Iraq Report: It’s About the Oil

‘Crude Designs’ reveals bonanza for the oil industry

WASHINGTON, D.C.—The bottom-line issue in the Iraq war is not establishing democracy or assuring state security, but rather controlling the country’s oil reserves.

A new report called Crude Designs: The Rip-Off of Iraq’s Oil Wealth, prepared by a British consortium, reports that oil deals involving Iraq will be a bonanza for American and other Western companies. Iraq is expected to retain ownership of only 17 out of some 80 known oil fields, and these fields probably will end up under regional—not national—control.

”Crude Designs” (find an HTML version here) calculates the effects this way:

”At an oil price of $40 a barrel, Iraq stands to lose between $74 billion and $194 billion over the lifetime of the proposed contracts. . . .
”Under the likely terms of the contracts, oil company rates of return from investing in Iraq would range from 42% to 162%, far in excess of usual industry minimum target of around 12% return on investment.

Current contract negotiations between Iraq and the big oil companies will result in the country literally signing away rights to its oil. Once these deals are done, we can declare victory. Whether troops stay there or are redeployed is of secondary importance.

Iraqi oil is to be developed through a system of Production Sharing Agreements, under which the national government retains nominal ownership of the resource, while giving up real control over development, production, and distribution to foreign companies. The nation is to hold parliamentary elections on December 15, but it may be too late for the Iraqi people to control their country’s greatest resource.

Greg Muttitt, the author and lead researcher of "Crude Designs," released this statement:

"The form of contracts being promoted is the most expensive and undemocratic option available. . . .
The new Iraqi constitution opened the way for much greater foreign involvement in Iraq's oilfields. Negotiations with oil companies are already underway, ahead of elections in December and prior to the passing of a new Petroleum Law.”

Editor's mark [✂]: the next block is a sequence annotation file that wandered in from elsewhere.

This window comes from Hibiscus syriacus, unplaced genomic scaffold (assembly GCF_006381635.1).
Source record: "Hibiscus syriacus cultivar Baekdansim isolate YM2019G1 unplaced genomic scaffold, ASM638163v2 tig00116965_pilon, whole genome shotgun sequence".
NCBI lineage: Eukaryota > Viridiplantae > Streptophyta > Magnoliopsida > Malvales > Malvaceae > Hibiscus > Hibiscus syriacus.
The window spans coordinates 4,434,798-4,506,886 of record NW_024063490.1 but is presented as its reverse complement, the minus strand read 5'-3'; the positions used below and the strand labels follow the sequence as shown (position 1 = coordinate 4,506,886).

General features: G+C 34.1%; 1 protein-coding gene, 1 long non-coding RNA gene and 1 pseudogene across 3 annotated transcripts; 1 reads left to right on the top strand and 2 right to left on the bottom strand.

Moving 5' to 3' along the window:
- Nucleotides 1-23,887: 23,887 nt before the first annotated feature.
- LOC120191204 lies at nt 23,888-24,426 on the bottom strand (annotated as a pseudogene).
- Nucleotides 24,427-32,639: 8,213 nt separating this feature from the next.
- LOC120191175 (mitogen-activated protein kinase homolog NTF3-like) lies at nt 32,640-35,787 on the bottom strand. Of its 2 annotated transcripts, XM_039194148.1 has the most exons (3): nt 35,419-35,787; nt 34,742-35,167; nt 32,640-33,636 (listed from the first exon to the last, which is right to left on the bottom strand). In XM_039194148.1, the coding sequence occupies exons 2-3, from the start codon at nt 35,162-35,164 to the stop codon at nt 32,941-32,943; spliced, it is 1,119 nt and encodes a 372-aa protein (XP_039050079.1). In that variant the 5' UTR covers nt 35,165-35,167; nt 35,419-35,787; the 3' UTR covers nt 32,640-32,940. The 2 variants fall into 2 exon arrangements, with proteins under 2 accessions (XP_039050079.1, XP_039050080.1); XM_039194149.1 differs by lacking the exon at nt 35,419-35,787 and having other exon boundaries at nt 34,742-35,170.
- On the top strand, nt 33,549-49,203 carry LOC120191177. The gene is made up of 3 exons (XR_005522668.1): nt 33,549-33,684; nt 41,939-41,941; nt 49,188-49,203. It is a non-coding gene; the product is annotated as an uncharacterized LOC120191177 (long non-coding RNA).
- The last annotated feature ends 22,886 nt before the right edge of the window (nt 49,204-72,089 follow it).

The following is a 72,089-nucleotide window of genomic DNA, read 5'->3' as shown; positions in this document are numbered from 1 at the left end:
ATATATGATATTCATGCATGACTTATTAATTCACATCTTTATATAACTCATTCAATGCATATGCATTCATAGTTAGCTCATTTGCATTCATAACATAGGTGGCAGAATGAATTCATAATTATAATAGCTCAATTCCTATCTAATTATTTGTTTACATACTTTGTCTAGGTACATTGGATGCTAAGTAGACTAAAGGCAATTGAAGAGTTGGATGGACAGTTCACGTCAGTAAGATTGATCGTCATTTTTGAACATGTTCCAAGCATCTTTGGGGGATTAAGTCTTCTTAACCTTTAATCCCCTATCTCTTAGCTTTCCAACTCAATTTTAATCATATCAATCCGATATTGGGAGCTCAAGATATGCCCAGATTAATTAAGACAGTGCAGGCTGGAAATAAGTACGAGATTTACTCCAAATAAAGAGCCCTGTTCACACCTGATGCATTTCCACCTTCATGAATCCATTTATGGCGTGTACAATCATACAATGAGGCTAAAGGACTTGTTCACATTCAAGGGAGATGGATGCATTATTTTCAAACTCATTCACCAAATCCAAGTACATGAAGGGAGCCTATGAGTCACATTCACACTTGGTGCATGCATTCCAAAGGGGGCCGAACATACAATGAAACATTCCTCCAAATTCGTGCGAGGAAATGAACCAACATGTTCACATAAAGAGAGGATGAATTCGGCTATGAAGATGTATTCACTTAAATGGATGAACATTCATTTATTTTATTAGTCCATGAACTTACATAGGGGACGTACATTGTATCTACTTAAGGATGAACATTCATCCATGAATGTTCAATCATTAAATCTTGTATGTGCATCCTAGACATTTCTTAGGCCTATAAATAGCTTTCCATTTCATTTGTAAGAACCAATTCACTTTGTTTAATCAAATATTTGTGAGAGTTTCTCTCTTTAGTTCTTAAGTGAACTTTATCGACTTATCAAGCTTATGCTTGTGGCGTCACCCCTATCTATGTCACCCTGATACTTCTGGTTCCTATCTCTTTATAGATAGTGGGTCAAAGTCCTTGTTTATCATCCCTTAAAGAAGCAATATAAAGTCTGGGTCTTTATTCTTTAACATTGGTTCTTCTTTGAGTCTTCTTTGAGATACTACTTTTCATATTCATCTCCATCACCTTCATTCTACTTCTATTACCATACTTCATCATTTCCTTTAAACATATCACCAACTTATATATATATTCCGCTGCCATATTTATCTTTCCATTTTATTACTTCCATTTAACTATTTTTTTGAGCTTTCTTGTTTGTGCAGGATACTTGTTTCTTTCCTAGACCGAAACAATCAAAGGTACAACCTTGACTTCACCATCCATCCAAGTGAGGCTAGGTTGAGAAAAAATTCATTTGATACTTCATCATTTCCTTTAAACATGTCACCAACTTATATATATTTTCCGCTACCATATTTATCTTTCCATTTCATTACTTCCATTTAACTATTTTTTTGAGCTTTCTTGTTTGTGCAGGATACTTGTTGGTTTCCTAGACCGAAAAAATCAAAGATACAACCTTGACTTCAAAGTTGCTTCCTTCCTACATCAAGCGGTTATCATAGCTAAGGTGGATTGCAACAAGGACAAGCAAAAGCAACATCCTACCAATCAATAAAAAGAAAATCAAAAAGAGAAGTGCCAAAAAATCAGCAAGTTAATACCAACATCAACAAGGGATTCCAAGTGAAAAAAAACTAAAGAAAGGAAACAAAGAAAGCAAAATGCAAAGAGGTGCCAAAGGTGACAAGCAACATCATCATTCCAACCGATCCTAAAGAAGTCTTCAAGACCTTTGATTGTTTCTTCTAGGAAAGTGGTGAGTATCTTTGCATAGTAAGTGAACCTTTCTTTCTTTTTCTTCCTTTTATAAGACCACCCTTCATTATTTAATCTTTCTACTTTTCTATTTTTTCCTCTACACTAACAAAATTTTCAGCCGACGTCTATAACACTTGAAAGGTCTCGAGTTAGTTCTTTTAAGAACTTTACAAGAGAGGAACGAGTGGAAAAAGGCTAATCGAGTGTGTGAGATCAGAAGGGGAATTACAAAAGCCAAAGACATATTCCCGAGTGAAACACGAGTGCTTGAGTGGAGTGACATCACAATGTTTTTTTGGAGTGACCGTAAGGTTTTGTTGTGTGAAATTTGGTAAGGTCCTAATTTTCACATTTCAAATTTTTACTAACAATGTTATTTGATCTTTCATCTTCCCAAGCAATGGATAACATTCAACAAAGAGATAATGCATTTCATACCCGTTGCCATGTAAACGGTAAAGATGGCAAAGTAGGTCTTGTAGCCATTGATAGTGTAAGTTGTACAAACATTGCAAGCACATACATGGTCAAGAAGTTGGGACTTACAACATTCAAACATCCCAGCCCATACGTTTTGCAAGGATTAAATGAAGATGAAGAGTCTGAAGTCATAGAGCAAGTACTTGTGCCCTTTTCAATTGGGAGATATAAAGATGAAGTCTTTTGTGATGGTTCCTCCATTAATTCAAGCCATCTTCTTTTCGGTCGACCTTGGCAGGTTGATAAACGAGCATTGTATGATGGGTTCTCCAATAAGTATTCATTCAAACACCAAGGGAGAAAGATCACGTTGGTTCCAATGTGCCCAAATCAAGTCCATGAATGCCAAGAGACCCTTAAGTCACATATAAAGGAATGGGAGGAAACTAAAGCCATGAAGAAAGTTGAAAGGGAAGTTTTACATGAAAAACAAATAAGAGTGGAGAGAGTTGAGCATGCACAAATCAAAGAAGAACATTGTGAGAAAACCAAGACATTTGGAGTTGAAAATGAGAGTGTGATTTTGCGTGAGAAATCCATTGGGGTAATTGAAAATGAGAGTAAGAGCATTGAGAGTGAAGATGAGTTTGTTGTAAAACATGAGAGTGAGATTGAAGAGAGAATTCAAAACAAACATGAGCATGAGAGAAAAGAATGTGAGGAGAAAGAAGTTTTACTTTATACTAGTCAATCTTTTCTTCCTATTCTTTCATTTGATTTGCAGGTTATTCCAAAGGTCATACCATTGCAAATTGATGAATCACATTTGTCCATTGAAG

The PSA technique usually allows for easy repatriation of profits. Disputes are often resolved in international courts, not in Iraq. National laws do not pertain. If the industry is broken up and placed under regional control, as is anticipated, that will mean the central government becomes much weaker and less able to forcefully negotiate in the future. Regions, like states in the U.S., will be much more amenable to industry wishes.

Iraq was colonized by the West because of its oil. In theory, an American victory in war was to provide the newly freed Iraq oil profits to finance a self-sustainable democratic state. Moreover, American influence in Iraq could effectively counterbalance OPEC policies. And finally, increased supplies of oil from Iraq could mitigate our own energy crisis.

”Crude Designs” suggests a ways those ideals could still be met:

“Iraq has a range of less damaging and expensive options for generating investment in its oil sector. These include: financing oil development through government budgetary expenditure (as is currently the case), using future oil flows as collateral to borrow money, or using international oil companies through shorter-term, less restrictive and less lucrative contracts than PSAs.”
 
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